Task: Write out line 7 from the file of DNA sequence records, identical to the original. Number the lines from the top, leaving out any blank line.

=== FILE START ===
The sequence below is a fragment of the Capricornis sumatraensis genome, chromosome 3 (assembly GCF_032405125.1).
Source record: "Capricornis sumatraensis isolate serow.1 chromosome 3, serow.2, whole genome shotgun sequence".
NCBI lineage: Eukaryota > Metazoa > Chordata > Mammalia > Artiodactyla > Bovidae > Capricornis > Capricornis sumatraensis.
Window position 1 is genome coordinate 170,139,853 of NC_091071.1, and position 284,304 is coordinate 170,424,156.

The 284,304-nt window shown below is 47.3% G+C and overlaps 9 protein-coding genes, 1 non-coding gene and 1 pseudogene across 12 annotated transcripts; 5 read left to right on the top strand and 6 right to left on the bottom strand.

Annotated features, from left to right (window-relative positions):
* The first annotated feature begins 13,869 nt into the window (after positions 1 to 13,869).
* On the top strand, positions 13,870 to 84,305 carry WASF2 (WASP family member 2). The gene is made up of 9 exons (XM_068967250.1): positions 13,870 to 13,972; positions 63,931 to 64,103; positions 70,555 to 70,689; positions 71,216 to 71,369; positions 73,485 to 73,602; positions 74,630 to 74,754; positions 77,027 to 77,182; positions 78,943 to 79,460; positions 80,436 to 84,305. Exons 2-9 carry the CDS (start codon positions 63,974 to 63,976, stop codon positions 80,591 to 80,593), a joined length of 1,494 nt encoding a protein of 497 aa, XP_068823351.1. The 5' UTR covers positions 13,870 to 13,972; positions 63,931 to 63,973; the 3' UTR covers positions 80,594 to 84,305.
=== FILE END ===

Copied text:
* The first annotated feature begins 13,869 nt into the window (after positions 1 to 13,869).